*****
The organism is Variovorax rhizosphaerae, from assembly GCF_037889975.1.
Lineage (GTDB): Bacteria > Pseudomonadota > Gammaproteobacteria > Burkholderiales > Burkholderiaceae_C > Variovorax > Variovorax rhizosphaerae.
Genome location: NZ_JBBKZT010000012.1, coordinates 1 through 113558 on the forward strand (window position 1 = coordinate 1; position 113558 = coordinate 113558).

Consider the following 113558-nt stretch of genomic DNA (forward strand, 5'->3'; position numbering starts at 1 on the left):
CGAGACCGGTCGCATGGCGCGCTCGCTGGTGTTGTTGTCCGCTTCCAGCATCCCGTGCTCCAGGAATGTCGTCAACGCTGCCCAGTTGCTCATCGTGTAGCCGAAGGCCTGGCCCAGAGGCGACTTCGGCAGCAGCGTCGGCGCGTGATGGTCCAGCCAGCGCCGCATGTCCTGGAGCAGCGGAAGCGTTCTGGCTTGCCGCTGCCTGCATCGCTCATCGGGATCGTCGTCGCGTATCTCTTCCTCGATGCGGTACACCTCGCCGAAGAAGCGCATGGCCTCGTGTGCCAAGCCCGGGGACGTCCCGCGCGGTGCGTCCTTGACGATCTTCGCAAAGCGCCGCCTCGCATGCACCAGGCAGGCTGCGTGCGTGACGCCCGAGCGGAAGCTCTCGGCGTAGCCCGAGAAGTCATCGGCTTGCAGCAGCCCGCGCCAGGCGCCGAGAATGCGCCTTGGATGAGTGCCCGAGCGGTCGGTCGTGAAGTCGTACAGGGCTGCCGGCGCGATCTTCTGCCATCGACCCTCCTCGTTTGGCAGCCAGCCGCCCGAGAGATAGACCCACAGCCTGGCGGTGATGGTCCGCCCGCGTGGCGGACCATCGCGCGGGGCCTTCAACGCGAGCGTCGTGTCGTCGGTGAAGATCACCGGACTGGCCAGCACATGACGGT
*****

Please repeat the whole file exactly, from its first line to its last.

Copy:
The organism is Variovorax rhizosphaerae, from assembly GCF_037889975.1.
Lineage (GTDB): Bacteria > Pseudomonadota > Gammaproteobacteria > Burkholderiales > Burkholderiaceae_C > Variovorax > Variovorax rhizosphaerae.
Genome location: NZ_JBBKZT010000012.1, coordinates 1 through 113558 on the forward strand (window position 1 = coordinate 1; position 113558 = coordinate 113558).

Consider the following 113558-nt stretch of genomic DNA (forward strand, 5'->3'; position numbering starts at 1 on the left):
CGAGACCGGTCGCATGGCGCGCTCGCTGGTGTTGTTGTCCGCTTCCAGCATCCCGTGCTCCAGGAATGTCGTCAACGCTGCCCAGTTGCTCATCGTGTAGCCGAAGGCCTGGCCCAGAGGCGACTTCGGCAGCAGCGTCGGCGCGTGATGGTCCAGCCAGCGCCGCATGTCCTGGAGCAGCGGAAGCGTTCTGGCTTGCCGCTGCCTGCATCGCTCATCGGGATCGTCGTCGCGTATCTCTTCCTCGATGCGGTACACCTCGCCGAAGAAGCGCATGGCCTCGTGTGCCAAGCCCGGGGACGTCCCGCGCGGTGCGTCCTTGACGATCTTCGCAAAGCGCCGCCTCGCATGCACCAGGCAGGCTGCGTGCGTGACGCCCGAGCGGAAGCTCTCGGCGTAGCCCGAGAAGTCATCGGCTTGCAGCAGCCCGCGCCAGGCGCCGAGAATGCGCCTTGGATGAGTGCCCGAGCGGTCGGTCGTGAAGTCGTACAGGGCTGCCGGCGCGATCTTCTGCCATCGACCCTCCTCGTTTGGCAGCCAGCCGCCCGAGAGATAGACCCACAGCCTGGCGGTGATGGTCCGCCCGCGTGGCGGACCATCGCGCGGGGCCTTCAACGCGAGCGTCGTGTCGTCGGTGAAGATCACCGGACTGGCCAGCACATGACGGT